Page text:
Jerome is an interesting and eclectic artist community that draws tourists form around the world for its history, haunted hotel, mine museum, art galleries, and photographic opportunities. One of my favorite places to visit in Jerome is the Gold King Mine & Ghost Town–this place is a cornucopia of interesting cars and artifacts from yesteryear.
Sedona is a magical place with scenery that is simply mesmerizing. Art lovers and recreational enthusiasts will rejoice. There is so much to see and do in Sedona, from various Jeep tours, meditation and walking tours, to shopping, gallery hopping, hiking, biking and dining at wonderful restaurants to playing in the crystal clear waters of Oak Creek.
This is an urban laboratory experiment located in the middle of the high desert just northeast of Cordes Junction, Arizona. This unique facility was the brain child of the famed architect, Paolo Soleri, the last remaining disciple to study under Frank Lloyd Wright. Click the following link to read more about Arcosanti.
Tombstone is the famous Wild West town known for the shootout at O.K. Corral. You can walk the very same streets that Doc Holliday, Wyatt Earp, Johnny Ringo, Ike Clanton and a host of other Western Legends walked over 130 years ago. You can just feel the history in as you stroll the streets. This is probably the most authentic Western Town left in the United States! This Arizona Road Trip is just an hour and a half southeast of Tucson.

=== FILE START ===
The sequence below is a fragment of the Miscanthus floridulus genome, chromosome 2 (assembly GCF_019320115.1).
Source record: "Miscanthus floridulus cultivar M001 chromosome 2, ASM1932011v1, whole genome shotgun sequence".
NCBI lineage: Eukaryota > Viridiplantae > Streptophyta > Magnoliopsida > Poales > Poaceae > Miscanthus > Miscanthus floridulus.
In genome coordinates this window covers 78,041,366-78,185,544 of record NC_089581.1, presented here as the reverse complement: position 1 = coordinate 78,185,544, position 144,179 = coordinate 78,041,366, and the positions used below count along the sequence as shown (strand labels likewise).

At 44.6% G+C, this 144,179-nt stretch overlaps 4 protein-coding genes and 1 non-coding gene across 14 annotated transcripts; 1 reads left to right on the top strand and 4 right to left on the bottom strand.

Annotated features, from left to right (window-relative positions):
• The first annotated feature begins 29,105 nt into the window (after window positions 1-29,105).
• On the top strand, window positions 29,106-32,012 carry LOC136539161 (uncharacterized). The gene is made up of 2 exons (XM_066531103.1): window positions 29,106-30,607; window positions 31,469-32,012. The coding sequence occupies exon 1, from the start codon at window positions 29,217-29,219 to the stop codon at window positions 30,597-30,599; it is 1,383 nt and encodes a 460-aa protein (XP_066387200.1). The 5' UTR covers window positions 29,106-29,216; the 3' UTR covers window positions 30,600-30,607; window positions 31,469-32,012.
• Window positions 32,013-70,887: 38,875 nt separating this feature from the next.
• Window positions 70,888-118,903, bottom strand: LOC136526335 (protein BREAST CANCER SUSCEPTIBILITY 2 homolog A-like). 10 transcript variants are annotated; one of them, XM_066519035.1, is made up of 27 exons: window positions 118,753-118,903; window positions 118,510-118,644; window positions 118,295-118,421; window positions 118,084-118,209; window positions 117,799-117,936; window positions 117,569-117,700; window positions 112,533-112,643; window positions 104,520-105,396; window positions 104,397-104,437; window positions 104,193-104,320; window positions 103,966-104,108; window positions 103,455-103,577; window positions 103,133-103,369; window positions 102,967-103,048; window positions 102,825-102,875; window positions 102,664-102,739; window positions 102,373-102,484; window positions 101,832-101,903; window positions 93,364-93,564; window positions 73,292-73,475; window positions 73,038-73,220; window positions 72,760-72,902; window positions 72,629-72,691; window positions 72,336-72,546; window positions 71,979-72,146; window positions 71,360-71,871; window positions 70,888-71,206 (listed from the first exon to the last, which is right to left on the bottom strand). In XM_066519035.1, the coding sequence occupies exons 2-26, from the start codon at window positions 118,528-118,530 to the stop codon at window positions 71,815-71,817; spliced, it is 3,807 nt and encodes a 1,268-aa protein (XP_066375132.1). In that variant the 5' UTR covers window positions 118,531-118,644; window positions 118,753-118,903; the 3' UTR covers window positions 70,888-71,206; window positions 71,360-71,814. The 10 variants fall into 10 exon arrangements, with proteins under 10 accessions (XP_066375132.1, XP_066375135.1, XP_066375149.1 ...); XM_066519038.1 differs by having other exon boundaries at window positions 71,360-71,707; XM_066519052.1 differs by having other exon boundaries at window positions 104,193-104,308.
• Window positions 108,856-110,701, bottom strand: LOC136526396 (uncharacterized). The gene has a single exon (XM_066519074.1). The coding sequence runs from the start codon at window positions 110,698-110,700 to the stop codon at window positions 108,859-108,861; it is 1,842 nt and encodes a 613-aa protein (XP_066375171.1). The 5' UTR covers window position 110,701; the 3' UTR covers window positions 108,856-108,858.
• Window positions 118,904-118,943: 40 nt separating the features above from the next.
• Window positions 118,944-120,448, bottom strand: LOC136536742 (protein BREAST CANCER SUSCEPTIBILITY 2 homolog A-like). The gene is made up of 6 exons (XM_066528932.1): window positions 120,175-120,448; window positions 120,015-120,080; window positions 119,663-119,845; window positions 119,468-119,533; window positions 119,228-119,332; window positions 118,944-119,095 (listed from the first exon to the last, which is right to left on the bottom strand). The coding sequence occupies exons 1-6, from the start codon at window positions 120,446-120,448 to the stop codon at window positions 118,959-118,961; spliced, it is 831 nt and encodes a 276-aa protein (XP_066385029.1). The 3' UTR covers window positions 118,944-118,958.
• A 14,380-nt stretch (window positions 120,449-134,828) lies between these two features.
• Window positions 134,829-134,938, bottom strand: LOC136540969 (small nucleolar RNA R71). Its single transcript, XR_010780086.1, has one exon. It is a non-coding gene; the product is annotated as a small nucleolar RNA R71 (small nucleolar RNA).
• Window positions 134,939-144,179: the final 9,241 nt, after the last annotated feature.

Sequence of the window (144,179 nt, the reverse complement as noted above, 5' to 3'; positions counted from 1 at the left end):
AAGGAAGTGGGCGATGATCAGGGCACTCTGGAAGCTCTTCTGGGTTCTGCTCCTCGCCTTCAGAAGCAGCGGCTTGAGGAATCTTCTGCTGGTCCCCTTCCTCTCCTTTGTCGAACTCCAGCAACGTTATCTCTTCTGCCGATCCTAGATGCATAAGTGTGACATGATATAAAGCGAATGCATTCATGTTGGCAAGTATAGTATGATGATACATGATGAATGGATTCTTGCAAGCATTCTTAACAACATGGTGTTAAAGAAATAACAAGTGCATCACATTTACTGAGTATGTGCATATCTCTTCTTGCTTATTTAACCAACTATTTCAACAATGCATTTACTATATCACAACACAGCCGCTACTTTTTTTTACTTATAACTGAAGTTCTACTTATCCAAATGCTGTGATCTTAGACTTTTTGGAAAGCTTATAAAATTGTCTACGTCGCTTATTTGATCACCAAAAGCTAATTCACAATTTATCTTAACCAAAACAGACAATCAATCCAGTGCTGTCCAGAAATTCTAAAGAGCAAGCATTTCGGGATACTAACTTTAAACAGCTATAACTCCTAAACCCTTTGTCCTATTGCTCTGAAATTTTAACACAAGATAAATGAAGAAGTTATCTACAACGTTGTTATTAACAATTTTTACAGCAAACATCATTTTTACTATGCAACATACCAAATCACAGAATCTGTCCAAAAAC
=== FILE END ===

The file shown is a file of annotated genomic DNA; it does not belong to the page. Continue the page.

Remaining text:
Sunset Crater and Wupatki National Monument
Visiting Sunset Crater is an unearthly experience. This is an extinct volcano where colorful cinder cones formed and large expanses of lava and ash, mostly obscured by vegetation, are showcased against the landscape with its deep black color. Many visitors drive through the 34-mile scenic loop that winds from Highway 89 through Sunset Crater Volcano, eventually leading to the Wupatki National Monument. The scenic loop leads from a high Ponderosa Pine forest, down nearly 2,000 feet in elevation to the red rocks and painted desert vistas of Wupatki.
Antelope Canyon in Northern Arizona